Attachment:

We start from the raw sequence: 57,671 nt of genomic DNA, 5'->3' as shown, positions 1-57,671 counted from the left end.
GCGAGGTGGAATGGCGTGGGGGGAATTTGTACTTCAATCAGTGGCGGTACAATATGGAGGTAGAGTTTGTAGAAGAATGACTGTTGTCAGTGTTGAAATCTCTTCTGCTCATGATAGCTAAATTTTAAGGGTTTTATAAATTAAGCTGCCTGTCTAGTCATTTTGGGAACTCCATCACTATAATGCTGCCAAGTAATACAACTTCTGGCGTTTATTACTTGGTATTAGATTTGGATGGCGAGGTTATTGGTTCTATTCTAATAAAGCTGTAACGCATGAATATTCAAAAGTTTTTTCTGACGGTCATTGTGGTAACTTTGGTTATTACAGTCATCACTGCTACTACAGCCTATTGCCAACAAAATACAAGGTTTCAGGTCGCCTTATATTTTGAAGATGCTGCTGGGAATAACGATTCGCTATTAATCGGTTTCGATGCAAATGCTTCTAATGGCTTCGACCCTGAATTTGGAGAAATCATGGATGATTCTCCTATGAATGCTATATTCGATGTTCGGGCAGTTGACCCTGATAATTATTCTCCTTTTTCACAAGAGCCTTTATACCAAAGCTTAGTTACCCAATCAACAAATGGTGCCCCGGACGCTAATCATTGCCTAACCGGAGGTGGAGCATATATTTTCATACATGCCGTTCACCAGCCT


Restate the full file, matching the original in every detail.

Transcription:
We start from the raw sequence: 57,671 nt of genomic DNA, 5'->3' as shown, positions 1-57,671 counted from the left end.
GCGAGGTGGAATGGCGTGGGGGGAATTTGTACTTCAATCAGTGGCGGTACAATATGGAGGTAGAGTTTGTAGAAGAATGACTGTTGTCAGTGTTGAAATCTCTTCTGCTCATGATAGCTAAATTTTAAGGGTTTTATAAATTAAGCTGCCTGTCTAGTCATTTTGGGAACTCCATCACTATAATGCTGCCAAGTAATACAACTTCTGGCGTTTATTACTTGGTATTAGATTTGGATGGCGAGGTTATTGGTTCTATTCTAATAAAGCTGTAACGCATGAATATTCAAAAGTTTTTTCTGACGGTCATTGTGGTAACTTTGGTTATTACAGTCATCACTGCTACTACAGCCTATTGCCAACAAAATACAAGGTTTCAGGTCGCCTTATATTTTGAAGATGCTGCTGGGAATAACGATTCGCTATTAATCGGTTTCGATGCAAATGCTTCTAATGGCTTCGACCCTGAATTTGGAGAAATCATGGATGATTCTCCTATGAATGCTATATTCGATGTTCGGGCAGTTGACCCTGATAATTATTCTCCTTTTTCACAAGAGCCTTTATACCAAAGCTTAGTTACCCAATCAACAAATGGTGCCCCGGACGCTAATCATTGCCTAACCGGAGGTGGAGCATATATTTTCATACATGCCGTTCACCAGCCT